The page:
NYT reports: Google offers no recourse for mistakenly blocked accounts

Originally published at: NYT reports: Google offers no recourse for mistakenly blocked accounts - Nextcloud

The possibility of your Google account being blocked forever?

It’s more likely than it may seem.

And Google will do nothing about it.

The story of 2 mistakenly blocked Google accounts

As seen in the New York Times article, two individuals from California and Texas have been permanently blocked from their Google accounts due to a mishap with Google’s automated child abuse algorithms.

The mishap being nude children’s photos intended for a doctor’s diagnosis.

Mark, a San Francisco dad and avid user of Google products, discovered his infant son was in pain in the groin area and immediately scheduled an online emergency consultation due to the COVID-19 pandemic. Mark and his wife were advised by the doctor to take a photo of the affected area in advance and upload it to a medical portal. The photos were taken on his Android Smartphone and were backed up to the Google cloud. Two-days later, the Google algorithm mistook the sensitive photos of his son as child exploitation and his account was disabled.

As a former software engineer, he was familiar with similar algorithms and Mark thought that there would be someone who would intervene and he’d get his account back, no problem.

He was wrong. Even after explaining his situation in a follow-up form, Google responded that they would not return the account, with no further explanation.

In an almost identical incident, Cassio, a Houstan, Texas dad who was in the middle of buying a house, also was requested to take a photo of his sick son in an intimate area. He too took the photos for the doctor’s diagnosis on his Android phone which was synced to Google Photos, sent to his wife via Google Hangouts and ended up in the same misconstrued situation.

The consequences

Mark quickly realized the true detriment of the situation, like a domino effect.

Without access to his Google accounts, he lost his:

📩 Gmail email

👥 Contact list

📷 Photos on Google Photos

🎶 Music

📱 Phone number and carrier with Google Fi

🔏 Security codes for other Internet sites

👨‍💻 Most of his digital life …

“The more eggs you have in one basket, the more likely the basket is to break.”

mark, new york times

This everyday family man got locked out of most of his digital life that he’d acquired for over a decade.

Think about how this affects his personal life, family, job, career and more. All the information is intertwined and traces back to each and every Google product.

As such a loyal Google customer, you’d think the company would have at least looked into his case and reinstated all his accounts. After all, he did nothing wrong and was merely at the fate of an algorithm.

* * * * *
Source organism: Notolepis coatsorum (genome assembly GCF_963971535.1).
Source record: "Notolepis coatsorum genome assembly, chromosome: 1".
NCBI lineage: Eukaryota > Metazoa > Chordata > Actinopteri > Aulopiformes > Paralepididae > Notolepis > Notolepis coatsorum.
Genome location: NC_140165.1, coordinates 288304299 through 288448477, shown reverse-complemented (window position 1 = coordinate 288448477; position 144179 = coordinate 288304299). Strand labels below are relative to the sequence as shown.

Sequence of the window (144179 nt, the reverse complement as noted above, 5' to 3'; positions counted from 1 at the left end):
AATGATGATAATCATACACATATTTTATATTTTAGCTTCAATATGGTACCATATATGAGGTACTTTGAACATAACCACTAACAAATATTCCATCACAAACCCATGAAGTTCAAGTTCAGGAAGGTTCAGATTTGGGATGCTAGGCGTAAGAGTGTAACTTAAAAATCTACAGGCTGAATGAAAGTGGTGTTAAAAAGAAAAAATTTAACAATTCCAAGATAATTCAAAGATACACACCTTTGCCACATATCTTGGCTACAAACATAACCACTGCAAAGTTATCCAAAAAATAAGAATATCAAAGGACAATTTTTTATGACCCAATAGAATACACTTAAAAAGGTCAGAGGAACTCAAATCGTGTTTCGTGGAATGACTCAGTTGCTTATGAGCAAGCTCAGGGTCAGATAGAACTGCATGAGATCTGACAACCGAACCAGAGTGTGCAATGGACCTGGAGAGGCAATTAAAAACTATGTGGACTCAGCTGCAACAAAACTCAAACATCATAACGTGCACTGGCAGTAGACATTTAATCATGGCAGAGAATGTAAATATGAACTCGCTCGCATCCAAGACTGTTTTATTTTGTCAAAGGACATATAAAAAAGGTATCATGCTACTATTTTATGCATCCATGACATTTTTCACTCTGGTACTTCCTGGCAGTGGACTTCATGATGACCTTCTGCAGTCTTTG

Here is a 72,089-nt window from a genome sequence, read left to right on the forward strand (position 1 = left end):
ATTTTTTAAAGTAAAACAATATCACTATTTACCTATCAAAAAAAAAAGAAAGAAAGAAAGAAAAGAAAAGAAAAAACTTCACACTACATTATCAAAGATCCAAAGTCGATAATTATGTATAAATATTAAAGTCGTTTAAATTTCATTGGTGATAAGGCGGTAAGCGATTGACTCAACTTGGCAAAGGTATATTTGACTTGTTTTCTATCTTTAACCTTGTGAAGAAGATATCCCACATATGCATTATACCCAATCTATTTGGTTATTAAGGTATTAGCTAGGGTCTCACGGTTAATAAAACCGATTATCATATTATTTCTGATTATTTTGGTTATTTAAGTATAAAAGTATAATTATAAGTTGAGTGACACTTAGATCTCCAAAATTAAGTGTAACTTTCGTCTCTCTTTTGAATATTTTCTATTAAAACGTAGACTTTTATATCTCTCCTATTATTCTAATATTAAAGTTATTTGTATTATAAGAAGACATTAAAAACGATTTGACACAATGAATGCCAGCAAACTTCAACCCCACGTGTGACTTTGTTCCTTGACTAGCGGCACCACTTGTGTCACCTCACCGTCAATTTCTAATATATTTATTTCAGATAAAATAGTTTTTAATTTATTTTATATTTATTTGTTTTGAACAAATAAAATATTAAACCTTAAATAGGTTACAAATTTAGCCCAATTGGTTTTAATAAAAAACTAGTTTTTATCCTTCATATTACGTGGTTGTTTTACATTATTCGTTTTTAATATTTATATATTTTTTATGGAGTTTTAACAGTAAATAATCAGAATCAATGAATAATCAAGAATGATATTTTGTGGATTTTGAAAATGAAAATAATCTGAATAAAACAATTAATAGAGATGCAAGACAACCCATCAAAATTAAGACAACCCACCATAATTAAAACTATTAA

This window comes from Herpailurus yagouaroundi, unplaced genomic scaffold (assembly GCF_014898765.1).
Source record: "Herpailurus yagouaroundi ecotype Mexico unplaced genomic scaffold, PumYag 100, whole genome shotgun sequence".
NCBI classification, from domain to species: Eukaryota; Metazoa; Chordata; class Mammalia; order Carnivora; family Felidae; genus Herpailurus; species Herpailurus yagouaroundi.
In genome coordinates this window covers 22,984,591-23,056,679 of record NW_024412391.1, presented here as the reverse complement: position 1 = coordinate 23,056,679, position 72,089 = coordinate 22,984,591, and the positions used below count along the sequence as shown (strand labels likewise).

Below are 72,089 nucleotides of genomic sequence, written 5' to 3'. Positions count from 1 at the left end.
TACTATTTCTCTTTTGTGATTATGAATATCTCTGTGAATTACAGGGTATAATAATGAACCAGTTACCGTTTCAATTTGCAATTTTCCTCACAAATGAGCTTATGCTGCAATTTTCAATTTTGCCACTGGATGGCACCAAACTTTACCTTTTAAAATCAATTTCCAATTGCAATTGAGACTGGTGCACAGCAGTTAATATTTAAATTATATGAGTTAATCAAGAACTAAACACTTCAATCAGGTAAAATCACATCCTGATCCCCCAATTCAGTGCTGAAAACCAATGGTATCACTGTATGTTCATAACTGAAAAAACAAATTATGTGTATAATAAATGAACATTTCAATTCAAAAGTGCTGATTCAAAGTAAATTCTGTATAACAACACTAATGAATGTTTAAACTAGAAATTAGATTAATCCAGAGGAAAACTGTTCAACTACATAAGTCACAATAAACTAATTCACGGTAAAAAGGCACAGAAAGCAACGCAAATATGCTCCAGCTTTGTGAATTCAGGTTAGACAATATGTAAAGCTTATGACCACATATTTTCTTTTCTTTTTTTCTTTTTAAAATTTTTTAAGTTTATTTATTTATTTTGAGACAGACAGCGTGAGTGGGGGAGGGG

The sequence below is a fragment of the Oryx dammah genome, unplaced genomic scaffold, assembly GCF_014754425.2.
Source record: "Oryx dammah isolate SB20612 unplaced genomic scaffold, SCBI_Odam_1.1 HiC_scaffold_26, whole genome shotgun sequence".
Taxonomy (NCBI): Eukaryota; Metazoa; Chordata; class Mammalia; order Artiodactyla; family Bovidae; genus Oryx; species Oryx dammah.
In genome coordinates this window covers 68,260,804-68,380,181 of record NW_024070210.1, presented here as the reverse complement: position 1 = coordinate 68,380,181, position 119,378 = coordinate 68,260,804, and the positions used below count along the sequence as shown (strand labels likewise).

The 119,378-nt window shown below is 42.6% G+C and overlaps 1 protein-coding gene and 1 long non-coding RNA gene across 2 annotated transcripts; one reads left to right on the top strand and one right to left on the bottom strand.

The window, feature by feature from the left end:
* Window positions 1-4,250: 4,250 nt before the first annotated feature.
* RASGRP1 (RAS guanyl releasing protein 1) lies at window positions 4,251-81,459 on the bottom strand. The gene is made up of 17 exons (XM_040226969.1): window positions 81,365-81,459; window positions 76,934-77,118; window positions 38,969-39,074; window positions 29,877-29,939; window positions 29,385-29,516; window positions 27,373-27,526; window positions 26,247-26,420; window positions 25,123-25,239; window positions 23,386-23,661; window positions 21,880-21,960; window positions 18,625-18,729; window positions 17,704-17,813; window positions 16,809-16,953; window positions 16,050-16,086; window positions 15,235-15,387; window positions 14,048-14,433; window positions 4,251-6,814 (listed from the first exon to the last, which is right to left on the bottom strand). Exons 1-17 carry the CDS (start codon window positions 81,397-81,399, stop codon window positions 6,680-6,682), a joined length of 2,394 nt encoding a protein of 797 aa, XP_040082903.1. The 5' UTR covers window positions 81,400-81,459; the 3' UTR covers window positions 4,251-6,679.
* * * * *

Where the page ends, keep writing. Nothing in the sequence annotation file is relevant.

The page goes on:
From account blockage to police investigation

In both cases, their “violation” against Google’s policies turned into a police investigation, at first without their knowledge. However, both were dismissed after a simple explanation. It was clearly an instance where they got caught under a false trap.

However, even after the police got involved and both cases were proven innocent, Google was not willing to re-activate their accounts or return their data. Both individuals, who for years have relied heavily on Google’s applications, were punished by a big tech corporation for something they were not guilty of.

Story takeaway’s

Nextcloud has written about this in the past, and now that it’s hit mainstream news, it’s even more relevant and a critical call-to-action than ever before.

1) Don’t take privacy for granted

Using Google Photos for instance is very simple for the everyday user, but unfortunately you’ll pay the price in privacy. And this can have consequences, even if you think you have “nothing to hide.”

“I knew that these companies were watching and that privacy is not what we would hope it to be… I haven’t done anything wrong.”

Mark; new york times

It’s important to come to the realization that we live in a world where even your most private parts of life could become public and be used against you, at no fault of your own, and have dire consequences.

2) Big tech does not care about you

As seen in this story, even after such a highly publicized event, Google to this day has not rightly owned up to its faults and downfalls. Surveilling thousands of accounts with the intention of protecting children against exploitation is justified, however when the system fails there should be alternative procedures in place. Google does not return accounts even after a case was proven innocent, even for being a loyal customer, or for any other matter. Why? They are more concerned about following government regulations and making money. Truth is, the individual is not protected.

“Companies need a ‘robust process’ for clearing and reinstating innocent people who are mistakenly flagged.”

Ms. Klonick, law professor at St. John’s University; new york times

3) Never put all your eggs in one basket

For the victims of this case, both used Google products and services for the better half of their daily lives. To do that with any company is never wise, as you can never predict the consequences of what could happen. Read more here.

Do you really want to worry about what you save on your not-so-private photo album? Is it worth the possibility of wrongly getting turned into the authorities? How about losing all your data for good?

There’s a lot of wrongful and unfair play currently happening at Google and I’m sure you don’t want to get on the wrong end of the stick. Turns out, it really can happen to me and you.

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